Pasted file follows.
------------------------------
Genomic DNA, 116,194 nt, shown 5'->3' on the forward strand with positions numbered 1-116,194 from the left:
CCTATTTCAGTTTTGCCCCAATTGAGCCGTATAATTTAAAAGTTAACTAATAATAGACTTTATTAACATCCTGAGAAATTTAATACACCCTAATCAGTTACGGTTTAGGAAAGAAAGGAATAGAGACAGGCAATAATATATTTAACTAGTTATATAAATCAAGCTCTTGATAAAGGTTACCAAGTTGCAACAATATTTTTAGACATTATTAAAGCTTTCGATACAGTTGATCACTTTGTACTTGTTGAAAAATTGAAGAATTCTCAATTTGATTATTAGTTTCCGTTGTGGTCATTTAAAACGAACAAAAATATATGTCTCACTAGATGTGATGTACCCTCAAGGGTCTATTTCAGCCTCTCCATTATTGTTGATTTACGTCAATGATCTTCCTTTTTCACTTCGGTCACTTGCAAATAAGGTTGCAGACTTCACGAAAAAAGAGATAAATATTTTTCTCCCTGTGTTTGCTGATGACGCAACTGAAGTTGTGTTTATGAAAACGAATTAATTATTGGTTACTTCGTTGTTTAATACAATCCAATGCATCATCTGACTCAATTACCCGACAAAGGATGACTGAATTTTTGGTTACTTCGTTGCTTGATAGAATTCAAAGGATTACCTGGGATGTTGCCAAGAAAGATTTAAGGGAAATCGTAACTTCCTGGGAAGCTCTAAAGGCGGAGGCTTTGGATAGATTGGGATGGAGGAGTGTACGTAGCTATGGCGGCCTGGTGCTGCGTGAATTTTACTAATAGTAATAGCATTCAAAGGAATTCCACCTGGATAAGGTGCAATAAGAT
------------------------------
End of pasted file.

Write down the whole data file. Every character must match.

Genomic DNA, 116,194 nt, shown 5'->3' on the forward strand with positions numbered 1-116,194 from the left:
CCTATTTCAGTTTTGCCCCAATTGAGCCGTATAATTTAAAAGTTAACTAATAATAGACTTTATTAACATCCTGAGAAATTTAATACACCCTAATCAGTTACGGTTTAGGAAAGAAAGGAATAGAGACAGGCAATAATATATTTAACTAGTTATATAAATCAAGCTCTTGATAAAGGTTACCAAGTTGCAACAATATTTTTAGACATTATTAAAGCTTTCGATACAGTTGATCACTTTGTACTTGTTGAAAAATTGAAGAATTCTCAATTTGATTATTAGTTTCCGTTGTGGTCATTTAAAACGAACAAAAATATATGTCTCACTAGATGTGATGTACCCTCAAGGGTCTATTTCAGCCTCTCCATTATTGTTGATTTACGTCAATGATCTTCCTTTTTCACTTCGGTCACTTGCAAATAAGGTTGCAGACTTCACGAAAAAAGAGATAAATATTTTTCTCCCTGTGTTTGCTGATGACGCAACTGAAGTTGTGTTTATGAAAACGAATTAATTATTGGTTACTTCGTTGTTTAATACAATCCAATGCATCATCTGACTCAATTACCCGACAAAGGATGACTGAATTTTTGGTTACTTCGTTGCTTGATAGAATTCAAAGGATTACCTGGGATGTTGCCAAGAAAGATTTAAGGGAAATCGTAACTTCCTGGGAAGCTCTAAAGGCGGAGGCTTTGGATAGATTGGGATGGAGGAGTGTACGTAGCTATGGCGGCCTGGTGCTGCGTGAATTTTACTAATAGTAATAGCATTCAAAGGAATTCCACCTGGATAAGGTGCAATAAGAT